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Delaware unemployment claims during crisis top 2019 total

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Delaware saw nearly 19,000 new unemployment claims in the week of March 29-April 4, according to officials. The total claims for the crisis have topped all of those in 2019. | PHOTO BY TIM MOSSHOLDER/UNSPLASH

WILMINGTON – An overwhelmed Delaware Department of Labor has been dealing for several weeks with an unprecedented tidal wave of unemployment claims, spurred by state-mandated closures of businesses amid the spread of the virus, that is quickly depleting state funds as it awaits federal help.

In all of 2019, DOL processed about 37,000 claims, according to Delaware Department of Labor Secretary Cerron Cade. In the last three weeks, the department has processed more than 48,700 claims, including 18,863 initial claims in the week ending April 4, according to the most recent U.S. Department of Labor data.

Those figures mean that more than 10% of Delaware’s workforce has filed for unemployment since the crisis began, roughly matching nationwide statistics. Another roughly 18,500 people were already unemployed as of February, according to state data.

Those numbers may continue to rise at a dramatic rate when self-employed, contract and so-called “gig economy” workers are eligible to be added to the unemployment roll in coming days. They are covered under the federal stimulus bill but haven’t been able to apply through state labor departments due to a lack of eligibility guidelines.

“We averaged about 530 claims a week [before the pandemic] and now we’re at a point where we’re averaging over 15,000 the last two weeks,” Cade said during an April 7 conference call with the Delaware House Small Business Caucus.

Facing a deluge of claims, the department has been transferring staff within its divisions to man the call center and has hired some contractors to deal with the necessary paperwork, including some 8,000 emails and more than 75,000 calls, Cade reported.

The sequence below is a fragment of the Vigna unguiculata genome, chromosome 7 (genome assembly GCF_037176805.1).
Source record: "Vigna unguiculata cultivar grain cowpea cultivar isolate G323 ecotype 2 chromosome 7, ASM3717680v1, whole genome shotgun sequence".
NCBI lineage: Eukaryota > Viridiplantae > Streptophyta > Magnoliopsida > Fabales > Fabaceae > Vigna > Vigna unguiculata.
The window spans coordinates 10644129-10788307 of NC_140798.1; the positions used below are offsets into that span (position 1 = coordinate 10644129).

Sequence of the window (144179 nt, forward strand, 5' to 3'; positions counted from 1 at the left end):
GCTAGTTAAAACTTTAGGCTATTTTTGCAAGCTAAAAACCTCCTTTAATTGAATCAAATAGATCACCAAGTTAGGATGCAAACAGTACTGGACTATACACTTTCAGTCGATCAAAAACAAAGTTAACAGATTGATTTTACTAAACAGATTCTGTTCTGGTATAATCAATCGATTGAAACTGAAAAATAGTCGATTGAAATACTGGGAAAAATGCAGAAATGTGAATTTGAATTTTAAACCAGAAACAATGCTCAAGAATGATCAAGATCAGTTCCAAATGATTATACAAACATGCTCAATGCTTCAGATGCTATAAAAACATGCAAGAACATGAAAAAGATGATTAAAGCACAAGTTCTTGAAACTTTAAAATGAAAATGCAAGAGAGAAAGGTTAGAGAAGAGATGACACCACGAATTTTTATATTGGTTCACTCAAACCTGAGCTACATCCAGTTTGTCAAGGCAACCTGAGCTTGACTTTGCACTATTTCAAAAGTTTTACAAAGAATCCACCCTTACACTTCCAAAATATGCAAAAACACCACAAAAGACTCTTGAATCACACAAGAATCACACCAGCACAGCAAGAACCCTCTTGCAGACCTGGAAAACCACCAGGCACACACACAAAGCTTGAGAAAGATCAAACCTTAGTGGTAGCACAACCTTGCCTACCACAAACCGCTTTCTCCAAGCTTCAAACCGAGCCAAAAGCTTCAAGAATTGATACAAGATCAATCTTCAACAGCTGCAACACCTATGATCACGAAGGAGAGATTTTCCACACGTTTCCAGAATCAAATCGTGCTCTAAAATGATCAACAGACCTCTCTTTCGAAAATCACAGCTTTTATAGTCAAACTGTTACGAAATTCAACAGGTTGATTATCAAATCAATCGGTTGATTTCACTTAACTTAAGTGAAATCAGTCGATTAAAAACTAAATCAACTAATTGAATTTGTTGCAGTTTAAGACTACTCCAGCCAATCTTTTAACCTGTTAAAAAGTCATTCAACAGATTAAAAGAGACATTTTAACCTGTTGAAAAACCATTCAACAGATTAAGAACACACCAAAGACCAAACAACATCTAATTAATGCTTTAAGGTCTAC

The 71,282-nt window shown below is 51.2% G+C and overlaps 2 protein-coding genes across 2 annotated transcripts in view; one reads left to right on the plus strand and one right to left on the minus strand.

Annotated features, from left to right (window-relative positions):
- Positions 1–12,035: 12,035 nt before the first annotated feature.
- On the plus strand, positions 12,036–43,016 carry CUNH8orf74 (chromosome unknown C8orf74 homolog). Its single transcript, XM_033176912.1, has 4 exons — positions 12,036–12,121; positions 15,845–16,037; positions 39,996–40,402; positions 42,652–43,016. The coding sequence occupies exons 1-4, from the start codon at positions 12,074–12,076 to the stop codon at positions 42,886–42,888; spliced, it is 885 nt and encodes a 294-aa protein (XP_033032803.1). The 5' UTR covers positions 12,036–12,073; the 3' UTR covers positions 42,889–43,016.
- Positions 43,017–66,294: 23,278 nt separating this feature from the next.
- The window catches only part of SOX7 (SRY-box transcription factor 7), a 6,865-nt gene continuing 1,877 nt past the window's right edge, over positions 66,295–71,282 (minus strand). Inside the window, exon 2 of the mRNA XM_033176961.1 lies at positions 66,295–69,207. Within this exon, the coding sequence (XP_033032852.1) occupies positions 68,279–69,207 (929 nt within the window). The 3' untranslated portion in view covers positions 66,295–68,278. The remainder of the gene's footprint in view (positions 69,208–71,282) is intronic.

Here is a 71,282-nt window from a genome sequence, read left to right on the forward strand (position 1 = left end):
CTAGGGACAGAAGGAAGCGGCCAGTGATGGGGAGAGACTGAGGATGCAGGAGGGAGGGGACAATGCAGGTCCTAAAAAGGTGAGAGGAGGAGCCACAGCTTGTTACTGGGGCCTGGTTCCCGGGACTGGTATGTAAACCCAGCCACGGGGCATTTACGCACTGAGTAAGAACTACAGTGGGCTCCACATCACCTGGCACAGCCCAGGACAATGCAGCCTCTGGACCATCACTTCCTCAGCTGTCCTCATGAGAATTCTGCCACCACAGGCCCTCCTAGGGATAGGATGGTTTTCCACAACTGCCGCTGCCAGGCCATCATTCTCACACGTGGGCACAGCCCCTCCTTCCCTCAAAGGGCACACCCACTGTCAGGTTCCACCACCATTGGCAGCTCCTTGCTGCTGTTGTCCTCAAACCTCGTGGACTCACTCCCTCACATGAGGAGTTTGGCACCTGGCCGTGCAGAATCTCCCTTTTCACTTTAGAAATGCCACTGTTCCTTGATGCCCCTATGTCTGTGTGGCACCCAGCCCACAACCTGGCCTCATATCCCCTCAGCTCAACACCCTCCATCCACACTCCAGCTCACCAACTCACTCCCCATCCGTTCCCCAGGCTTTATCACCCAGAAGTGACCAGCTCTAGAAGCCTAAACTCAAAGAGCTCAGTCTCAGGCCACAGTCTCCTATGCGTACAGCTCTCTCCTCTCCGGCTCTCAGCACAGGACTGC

DOL is also reportedly negotiating agreements with private companies to help address callers’ general questions regarding the unemployment insurance program. Among those companies is Wilmington-based loan servicing company Navient, Cade said.

When contacted by Delaware Business Times about those negotiations, a Navient spokesman declined to comment.

Because unemployment is a federal system, non-public employees are restricted in the type of information to which they can have access. Cade said that such outside help would be limited to responding to routine questions regarding eligibility and benefit allocation, allowing state employees to handle more sensitive calls.

Among all claims, an estimated 65% are processed without issues, Cade said, while the other 35% typically have errors in an address, dates or other fields, he explained. With no online system for an applicant to fix those errors, it forces that applicant to call in with the thousands of other callers whose issues may be more general, he said.

Not currently included in those figures are likely thousands of self-employed or contract workers who have been put out of work by the virus’s impact. Because the state’s Unemployment Trust Fund is paid into by state employers, such independent workers have never been covered by unemployment insurance.

However, under the CARES Act approved by Congress in March, new guidelines make those workers eligible for unemployment benefits. Among the issues to be sorted out is how to quantify their income though, since many contractors likely only report their revenue to the Internal Revenue Service, a federal agency that DOL does not typically consult.

“A lot of those individuals are experiencing frustration and I understand it,” Cade said. “The U.S. Department of Labor has yet to really issue guidelines [for those workers]. I would just say for individuals who are awaiting that unfortunately you’re going to have to wait a little bit longer.”

DOL is also depending on federal funds from the CARES Act to come through to bolster the state’s Unemployment Trust Fund, Cade said. While that fund held $159 million as of mid-March, it is set to be emptied by the avalanche of claims by May 1, Cade said.

The first two coronavirus aid bills approved by Congress established federal loans for states that will tide over their Unemployment Trust Funds for three months. Until that money arrives, hopefully in the next 10 days or so, the state must rely on its established funds, Cade said.

If those newly covered workers began to receive unemployment benefits today, with the state’s fund still awaiting its federal support funding, the Unemployment Trust Fund would be exhausted in about a week, leaving all claimants without benefits for several weeks, Cade said.

“We’re weighing worse and bad options here,” he added.

By Jacob Owens

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